The next day, Thursday, Kelley and I went to the offices of my esteemed publisher, Blackfriars. (At least they are esteemed by me; they’re very new—Hild was their first hardback—so there simply hasn’t been time to become esteemed by the rest of the world, yet.) Blackfriars are part of Little, Brown, with spiffy offices on the Embankment. There was Champagne, decent stuff, which I happily sucked down while talked to a bunch of editorial, managerial, web, print, and production people who all said very nice things about Hild. My biggest surprise was how startlingly young everyone was. I mean, really really young. I’m so used to having business conversations with people in their forties and fifties that it was quite odd to talk about it with those in their 20s. I’m not sure I did a very good job of getting over my startlement, though to be fair by this stage I was getting very, very tired, and I had two more things to do that day.
The first was my signing at Forbidden Planet. I’d never been there before and wasn’t entirely sure what to expect. Here there was no beer or wine, but there was tea and biscuits, which is what I needed at that point so it worked out perfectly. A zillion people showed up, lugging tons and tons of books, including some I’d never seen before, like the Polish versions of Warhammer stories. Wow. It was very cool. Anyway, I talked and talked. One sadness: I didn’t get time to talk to everyone who showed up to the extent I would have liked.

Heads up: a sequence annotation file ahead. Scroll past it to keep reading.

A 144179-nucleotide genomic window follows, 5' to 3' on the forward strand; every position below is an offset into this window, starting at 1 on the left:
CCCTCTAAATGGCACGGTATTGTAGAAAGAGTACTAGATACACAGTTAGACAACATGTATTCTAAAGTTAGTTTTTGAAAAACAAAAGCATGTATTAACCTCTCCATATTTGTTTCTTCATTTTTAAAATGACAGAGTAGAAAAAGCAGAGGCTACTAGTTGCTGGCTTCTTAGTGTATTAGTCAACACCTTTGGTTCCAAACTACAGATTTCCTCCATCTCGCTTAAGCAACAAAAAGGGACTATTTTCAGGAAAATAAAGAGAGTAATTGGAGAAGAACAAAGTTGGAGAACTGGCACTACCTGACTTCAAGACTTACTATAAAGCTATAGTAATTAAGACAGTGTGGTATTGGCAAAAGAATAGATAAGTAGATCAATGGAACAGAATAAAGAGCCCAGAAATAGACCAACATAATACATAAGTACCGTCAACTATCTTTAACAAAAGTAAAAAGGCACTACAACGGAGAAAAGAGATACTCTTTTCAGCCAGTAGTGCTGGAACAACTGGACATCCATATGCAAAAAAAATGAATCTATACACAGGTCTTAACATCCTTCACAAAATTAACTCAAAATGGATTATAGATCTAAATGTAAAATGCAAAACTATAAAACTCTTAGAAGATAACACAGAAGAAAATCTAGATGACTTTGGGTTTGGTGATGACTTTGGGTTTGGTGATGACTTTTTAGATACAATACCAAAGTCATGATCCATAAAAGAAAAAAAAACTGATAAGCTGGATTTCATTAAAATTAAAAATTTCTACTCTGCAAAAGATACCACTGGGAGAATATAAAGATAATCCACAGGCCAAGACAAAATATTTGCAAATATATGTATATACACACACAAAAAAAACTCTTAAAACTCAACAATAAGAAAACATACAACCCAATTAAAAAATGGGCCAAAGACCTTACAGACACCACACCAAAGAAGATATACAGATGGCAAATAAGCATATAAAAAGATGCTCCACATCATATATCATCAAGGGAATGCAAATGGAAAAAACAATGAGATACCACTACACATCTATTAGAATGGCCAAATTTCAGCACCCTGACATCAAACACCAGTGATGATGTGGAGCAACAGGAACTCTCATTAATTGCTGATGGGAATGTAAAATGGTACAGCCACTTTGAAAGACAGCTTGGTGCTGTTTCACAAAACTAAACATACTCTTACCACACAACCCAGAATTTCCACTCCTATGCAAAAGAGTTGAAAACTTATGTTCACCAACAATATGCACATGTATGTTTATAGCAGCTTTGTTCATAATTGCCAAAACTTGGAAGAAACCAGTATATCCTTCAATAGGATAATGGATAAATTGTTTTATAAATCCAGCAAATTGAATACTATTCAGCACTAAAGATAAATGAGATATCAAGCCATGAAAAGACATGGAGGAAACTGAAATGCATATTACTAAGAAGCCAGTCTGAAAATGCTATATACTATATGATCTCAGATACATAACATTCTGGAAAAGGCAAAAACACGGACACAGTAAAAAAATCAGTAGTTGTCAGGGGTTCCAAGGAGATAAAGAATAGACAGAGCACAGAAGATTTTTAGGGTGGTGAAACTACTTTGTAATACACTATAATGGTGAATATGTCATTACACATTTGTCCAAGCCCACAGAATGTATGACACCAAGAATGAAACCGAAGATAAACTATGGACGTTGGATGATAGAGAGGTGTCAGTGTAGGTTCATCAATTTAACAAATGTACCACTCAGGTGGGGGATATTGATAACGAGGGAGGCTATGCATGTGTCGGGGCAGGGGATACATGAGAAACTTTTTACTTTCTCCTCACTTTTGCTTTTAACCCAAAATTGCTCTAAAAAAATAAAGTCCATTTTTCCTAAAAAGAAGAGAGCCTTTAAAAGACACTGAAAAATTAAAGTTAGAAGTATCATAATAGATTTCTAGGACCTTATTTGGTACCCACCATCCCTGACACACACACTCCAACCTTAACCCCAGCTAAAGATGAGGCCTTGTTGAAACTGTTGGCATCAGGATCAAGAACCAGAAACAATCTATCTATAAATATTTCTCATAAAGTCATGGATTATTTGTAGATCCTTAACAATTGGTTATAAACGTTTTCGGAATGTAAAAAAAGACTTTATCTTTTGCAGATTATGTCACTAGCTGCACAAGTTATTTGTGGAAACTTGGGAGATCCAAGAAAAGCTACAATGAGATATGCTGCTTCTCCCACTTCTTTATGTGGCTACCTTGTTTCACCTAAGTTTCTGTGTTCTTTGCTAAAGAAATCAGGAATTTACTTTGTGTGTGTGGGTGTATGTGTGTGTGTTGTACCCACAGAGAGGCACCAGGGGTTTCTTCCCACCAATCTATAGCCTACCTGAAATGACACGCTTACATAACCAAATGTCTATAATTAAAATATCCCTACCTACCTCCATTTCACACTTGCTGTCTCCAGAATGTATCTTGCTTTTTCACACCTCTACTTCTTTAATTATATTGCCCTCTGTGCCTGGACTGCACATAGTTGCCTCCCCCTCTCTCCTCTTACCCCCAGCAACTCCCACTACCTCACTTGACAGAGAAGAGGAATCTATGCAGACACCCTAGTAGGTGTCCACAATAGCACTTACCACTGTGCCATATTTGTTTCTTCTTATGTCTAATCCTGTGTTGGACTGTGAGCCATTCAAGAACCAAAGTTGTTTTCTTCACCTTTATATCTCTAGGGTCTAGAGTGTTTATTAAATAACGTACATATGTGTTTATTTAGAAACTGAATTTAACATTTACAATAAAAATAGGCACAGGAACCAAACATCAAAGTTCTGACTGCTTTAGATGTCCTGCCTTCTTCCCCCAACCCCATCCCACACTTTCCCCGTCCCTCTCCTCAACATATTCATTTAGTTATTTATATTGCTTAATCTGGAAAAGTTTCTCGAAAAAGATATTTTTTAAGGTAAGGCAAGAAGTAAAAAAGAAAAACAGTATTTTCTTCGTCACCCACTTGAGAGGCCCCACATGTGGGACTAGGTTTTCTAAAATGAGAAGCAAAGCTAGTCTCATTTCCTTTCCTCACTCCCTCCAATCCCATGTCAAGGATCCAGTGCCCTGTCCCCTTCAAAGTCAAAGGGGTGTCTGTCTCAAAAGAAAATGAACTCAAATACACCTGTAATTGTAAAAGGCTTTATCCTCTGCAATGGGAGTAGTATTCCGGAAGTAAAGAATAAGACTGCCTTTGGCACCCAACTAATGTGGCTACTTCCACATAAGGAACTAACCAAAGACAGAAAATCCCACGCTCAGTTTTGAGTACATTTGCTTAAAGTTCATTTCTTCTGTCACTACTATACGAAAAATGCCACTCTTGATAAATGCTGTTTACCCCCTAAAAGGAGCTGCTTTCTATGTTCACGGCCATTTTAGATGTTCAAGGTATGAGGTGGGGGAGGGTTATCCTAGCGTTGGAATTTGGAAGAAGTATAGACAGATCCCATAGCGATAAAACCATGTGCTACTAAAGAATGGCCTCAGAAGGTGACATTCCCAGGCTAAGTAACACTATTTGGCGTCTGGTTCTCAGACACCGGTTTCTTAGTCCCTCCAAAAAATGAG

Then it was on to another dinner, this time with two people we’d never met (and who had not met each other) but whom we’d worked with in various capacities over the web and to whom we felt very kindly disposed. We had a great time, sadly cut short by each them having to run for different trains, and us having to get to bed.
We did, finally, get to bed—but had to be up at 4:45 am to pack and make the early Heathrow to Seattle flight. The fight was an interesting experience in and of itself in which we ended up being given a bottle of Taittinger by a cabin attendant for doing a favour for her and a fellow passenger. We got no sleep, of course, and I couldn’t really eat the food, so by the time we got back to Seattle I was a bit out of it. We had time to have a cup of tea, eat some chicken, and change into fresh (ish) clothes and hoof it to the Washington State Book Awards.
I won, and made a half delirious speech referencing the Four Yorkshiremen sketch, specifically: Getting up before anyone else had gone to bed… By the time we finally got to bed I’d been up 27 hours on top of a cumulative sleep deficit. I’m still recovering.
It was a great trip. I’d do it again in a hot second. Just not, y’know, for a while. Except, oh…